A few words about Physiological Systems Mechanics
As a classical track in the field of medical engineering, Physiological Systems Mechanics combines an understanding of physiological systems from the mechanical point of view. Stents to expand arteries, respirators and artificial blood vessels are examples of the medical technological developments based on physical principles from the field of mechanics and allows anatomical and functional diagnosis alongside reliable medical tracking and treatment.
Advantages in Majoring in the Physiological Systems Mechanics Track
The Physiological Systems Mechanics Track, as part of bachelors degree studies in medical engineering at Afeka College, trains students to participate in the design, development and manufacture of advanced medical instruments to prevent, diagnose and treat illnesses and for purposes of rehabilitating and improving the patients’ quality of life.
The Afeka College’s unique program offers advanced courses in Physiological Mechanics of the skeletal and muscular systems, the mechanics of flow in blood vessels and air passages, advanced courses in heat and mass systems, and computational techniques in engineering and materials.
The graduates of this majoring track can articulate innovative developments in the field of medicine and to present such at competitions held amongst the students, to gain experience in medical mechanics laboratories, and to be exposed to advanced experimental systems that simulate the operation of the heart chambers, blood flow in healthy and “diseased” arteries, properties of biological materials, functioning of the respiratory system and to even design and execute full clinical trials.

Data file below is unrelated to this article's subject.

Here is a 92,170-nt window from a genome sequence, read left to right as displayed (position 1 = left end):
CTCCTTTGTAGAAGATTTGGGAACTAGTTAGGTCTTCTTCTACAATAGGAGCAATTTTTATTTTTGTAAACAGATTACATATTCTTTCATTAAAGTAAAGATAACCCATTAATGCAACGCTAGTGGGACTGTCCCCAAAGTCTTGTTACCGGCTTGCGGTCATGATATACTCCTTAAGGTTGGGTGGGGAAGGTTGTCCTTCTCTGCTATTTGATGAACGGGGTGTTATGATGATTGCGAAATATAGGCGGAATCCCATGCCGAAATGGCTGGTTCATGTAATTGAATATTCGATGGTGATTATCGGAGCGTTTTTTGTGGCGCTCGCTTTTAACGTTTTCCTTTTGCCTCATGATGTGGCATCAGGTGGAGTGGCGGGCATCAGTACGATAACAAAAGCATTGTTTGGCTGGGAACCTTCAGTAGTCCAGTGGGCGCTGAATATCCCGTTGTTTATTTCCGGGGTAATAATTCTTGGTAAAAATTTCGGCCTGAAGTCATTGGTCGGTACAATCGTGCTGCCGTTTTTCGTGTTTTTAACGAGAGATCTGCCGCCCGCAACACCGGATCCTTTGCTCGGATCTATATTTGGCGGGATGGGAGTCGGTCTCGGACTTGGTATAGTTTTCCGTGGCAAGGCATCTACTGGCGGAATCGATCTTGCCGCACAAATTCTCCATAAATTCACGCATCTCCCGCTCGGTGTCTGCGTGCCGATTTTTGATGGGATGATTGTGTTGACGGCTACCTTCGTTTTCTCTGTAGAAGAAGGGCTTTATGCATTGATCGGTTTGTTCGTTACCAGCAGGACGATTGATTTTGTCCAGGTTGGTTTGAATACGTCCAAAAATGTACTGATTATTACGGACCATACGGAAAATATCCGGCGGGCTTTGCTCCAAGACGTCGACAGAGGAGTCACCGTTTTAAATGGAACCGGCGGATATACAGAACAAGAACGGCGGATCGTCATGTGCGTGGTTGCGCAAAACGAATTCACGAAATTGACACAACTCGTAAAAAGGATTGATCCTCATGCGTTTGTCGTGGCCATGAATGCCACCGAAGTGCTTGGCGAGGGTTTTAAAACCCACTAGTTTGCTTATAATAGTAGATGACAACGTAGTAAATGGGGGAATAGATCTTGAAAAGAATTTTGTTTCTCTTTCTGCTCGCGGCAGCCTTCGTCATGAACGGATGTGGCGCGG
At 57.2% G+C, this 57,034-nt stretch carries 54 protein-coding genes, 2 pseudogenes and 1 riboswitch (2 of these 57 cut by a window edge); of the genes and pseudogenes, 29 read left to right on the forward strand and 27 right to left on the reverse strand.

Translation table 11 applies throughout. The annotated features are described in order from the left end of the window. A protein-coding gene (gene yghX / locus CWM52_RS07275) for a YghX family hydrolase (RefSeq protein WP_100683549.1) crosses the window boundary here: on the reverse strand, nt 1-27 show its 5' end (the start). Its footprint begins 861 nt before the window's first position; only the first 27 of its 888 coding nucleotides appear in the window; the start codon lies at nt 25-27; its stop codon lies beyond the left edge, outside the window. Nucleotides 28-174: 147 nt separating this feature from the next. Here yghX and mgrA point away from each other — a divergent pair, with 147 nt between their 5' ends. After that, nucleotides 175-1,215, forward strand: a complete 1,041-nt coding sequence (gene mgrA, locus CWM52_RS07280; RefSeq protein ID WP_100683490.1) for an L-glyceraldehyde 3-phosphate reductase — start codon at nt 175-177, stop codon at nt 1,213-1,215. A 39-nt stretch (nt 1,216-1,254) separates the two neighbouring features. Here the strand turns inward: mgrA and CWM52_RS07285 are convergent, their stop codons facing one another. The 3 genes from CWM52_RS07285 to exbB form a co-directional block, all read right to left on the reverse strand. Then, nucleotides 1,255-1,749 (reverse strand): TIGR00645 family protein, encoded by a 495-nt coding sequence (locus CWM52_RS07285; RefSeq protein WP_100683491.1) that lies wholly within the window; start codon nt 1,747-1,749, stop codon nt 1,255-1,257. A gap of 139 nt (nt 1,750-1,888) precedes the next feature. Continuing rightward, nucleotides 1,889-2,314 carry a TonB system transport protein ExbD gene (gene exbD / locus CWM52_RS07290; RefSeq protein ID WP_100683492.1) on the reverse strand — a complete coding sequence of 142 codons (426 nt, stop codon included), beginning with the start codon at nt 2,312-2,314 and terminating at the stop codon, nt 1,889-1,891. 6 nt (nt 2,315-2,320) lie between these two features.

The Professional Future of Graduates of Physiological Systems Mechanics Majors
The studies in this major track open a broad diapason of opportunities for Afeka College graduates to integrate into more than 600 companies that operate in Israel and which develop and manufacture medical devices, that are ranked in the second place in the world as suppliers of advanced medical solutions, and fourth place in the world in the development of medical technologies.
The various positions awaiting graduates in the industry include the development of mechanical standards such as bypasses, stents in blood vessels, cardiac catheters, orthopedic implants, respirators etc.
Students integrating courses from the Clinical Engineering Division into their curriculums and who complete their studies in the Division can also be employed in shepherding a product from the initiative stage and up to the market penetration stage, while managing the regulatory aspect, standards and clinical trials in any of the companies dealing in Medical Engineering.